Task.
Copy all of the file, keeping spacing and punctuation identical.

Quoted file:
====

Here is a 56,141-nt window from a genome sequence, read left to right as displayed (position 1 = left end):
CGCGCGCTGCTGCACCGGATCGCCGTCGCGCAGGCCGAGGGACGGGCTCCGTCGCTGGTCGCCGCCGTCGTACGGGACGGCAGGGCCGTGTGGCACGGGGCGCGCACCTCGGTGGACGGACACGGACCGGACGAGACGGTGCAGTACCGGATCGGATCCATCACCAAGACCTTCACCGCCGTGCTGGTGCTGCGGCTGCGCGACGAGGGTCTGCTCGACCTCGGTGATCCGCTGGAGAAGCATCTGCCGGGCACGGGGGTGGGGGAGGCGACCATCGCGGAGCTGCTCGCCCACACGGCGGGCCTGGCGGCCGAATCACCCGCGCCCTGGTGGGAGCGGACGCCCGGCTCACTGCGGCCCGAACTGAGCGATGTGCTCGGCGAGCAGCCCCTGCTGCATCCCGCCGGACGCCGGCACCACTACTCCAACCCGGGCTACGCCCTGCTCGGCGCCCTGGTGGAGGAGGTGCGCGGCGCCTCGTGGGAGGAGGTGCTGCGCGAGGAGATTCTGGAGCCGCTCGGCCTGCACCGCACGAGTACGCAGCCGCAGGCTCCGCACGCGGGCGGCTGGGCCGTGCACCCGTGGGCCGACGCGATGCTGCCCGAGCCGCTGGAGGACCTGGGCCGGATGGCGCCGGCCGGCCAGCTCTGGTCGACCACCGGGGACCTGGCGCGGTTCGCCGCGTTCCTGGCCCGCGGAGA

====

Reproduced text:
Here is a 56,141-nt window from a genome sequence, read left to right as displayed (position 1 = left end):
CGCGCGCTGCTGCACCGGATCGCCGTCGCGCAGGCCGAGGGACGGGCTCCGTCGCTGGTCGCCGCCGTCGTACGGGACGGCAGGGCCGTGTGGCACGGGGCGCGCACCTCGGTGGACGGACACGGACCGGACGAGACGGTGCAGTACCGGATCGGATCCATCACCAAGACCTTCACCGCCGTGCTGGTGCTGCGGCTGCGCGACGAGGGTCTGCTCGACCTCGGTGATCCGCTGGAGAAGCATCTGCCGGGCACGGGGGTGGGGGAGGCGACCATCGCGGAGCTGCTCGCCCACACGGCGGGCCTGGCGGCCGAATCACCCGCGCCCTGGTGGGAGCGGACGCCCGGCTCACTGCGGCCCGAACTGAGCGATGTGCTCGGCGAGCAGCCCCTGCTGCATCCCGCCGGACGCCGGCACCACTACTCCAACCCGGGCTACGCCCTGCTCGGCGCCCTGGTGGAGGAGGTGCGCGGCGCCTCGTGGGAGGAGGTGCTGCGCGAGGAGATTCTGGAGCCGCTCGGCCTGCACCGCACGAGTACGCAGCCGCAGGCTCCGCACGCGGGCGGCTGGGCCGTGCACCCGTGGGCCGACGCGATGCTGCCCGAGCCGCTGGAGGACCTGGGCCGGATGGCGCCGGCCGGCCAGCTCTGGTCGACCACCGGGGACCTGGCGCGGTTCGCCGCGTTCCTGGCCCGCGGAGA